I would agree that the example question you provided does not belong on SO.

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The question is about the design of C#. This topic has been publicly discussed by those who have been involved with the design. I think it's possible to find facts to discuss, and in fact, there are several links to information of that nature. –  John Saunders Aug 3 '09 at 23:48
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'Losing its way' is completely subjective as to what you personally believe 'the way' should be. I don't feel you can support the question with any evidence in the current context in which it is asked. –  Ian Elliott Aug 3 '09 at 23:55
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IMHO, it's the "losing its way" aspect that makes it unpleasantly subjective; a question asking for justification for new features in C# 4 might conceivably be answered by quoting the authors of the language, but who could be said to be authoritative when it comes to The Way of C# and What Isn't On It? Either the question has one trite answer ("The Way of C# is whatever its authors say it is, so by definition it can't be losing it.") or no right answer. –  Shog9 Aug 4 '09 at 0:18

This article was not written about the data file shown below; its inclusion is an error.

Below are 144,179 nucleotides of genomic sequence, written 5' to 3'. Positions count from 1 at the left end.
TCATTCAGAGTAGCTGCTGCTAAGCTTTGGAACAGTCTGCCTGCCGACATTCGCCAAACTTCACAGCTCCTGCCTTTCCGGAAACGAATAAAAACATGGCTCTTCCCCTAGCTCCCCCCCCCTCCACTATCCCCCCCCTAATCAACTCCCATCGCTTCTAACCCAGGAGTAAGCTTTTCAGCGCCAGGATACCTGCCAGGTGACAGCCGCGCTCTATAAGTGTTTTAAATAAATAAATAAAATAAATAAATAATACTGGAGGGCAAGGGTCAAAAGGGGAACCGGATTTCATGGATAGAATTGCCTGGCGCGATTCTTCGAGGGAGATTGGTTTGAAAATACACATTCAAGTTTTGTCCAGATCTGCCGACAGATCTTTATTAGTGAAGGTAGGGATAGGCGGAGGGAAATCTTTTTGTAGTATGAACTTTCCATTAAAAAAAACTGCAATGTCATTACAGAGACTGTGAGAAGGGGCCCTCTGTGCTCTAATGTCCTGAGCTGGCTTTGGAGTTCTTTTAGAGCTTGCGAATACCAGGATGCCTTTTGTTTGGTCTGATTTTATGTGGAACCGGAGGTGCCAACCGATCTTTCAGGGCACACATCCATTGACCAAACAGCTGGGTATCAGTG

In fact... WTH, i'll give that answer. –  Shog9 Aug 4 '09 at 0:21
    
Ok, so it's not because it's subjective and argumentative, it's because it's an open-ended discussion question. So, what category do we use to close it? I mean, imagine it had been subjective, but had somehow managed to not be argumentative, it still would have been an open-ended discussion question: which category should have been used to close? "not a real question"? –  John Saunders Aug 4 '09 at 0:55
    
If it's subjective and has potential for sparking argument, i'll generally stick with S&A. If it's a straight opinion piece, i'll go with NaRQ. This is maybe straddling the line a bit, but i'm still leaning toward S&A due to the tone (Nissan Fan was polite enough, but the question itself still pretty much boils down to "i think C# 4.0 is a waste and the developers are on crack; what about you?"). –  Shog9 Aug 4 '09 at 1:03
    
@Ian, @Shog9, @John The goals of C# aren't subjective at all. They are clearly stated in the international standard document. I don't think this question was subjective, nor argumentative, It might have prompted a long discussion but perhaps that's because it's just too hard, not because it's "subjective". Perhaps it should have been closed as too flipping hard :) –  MarkJ Apr 24 '10 at 22:35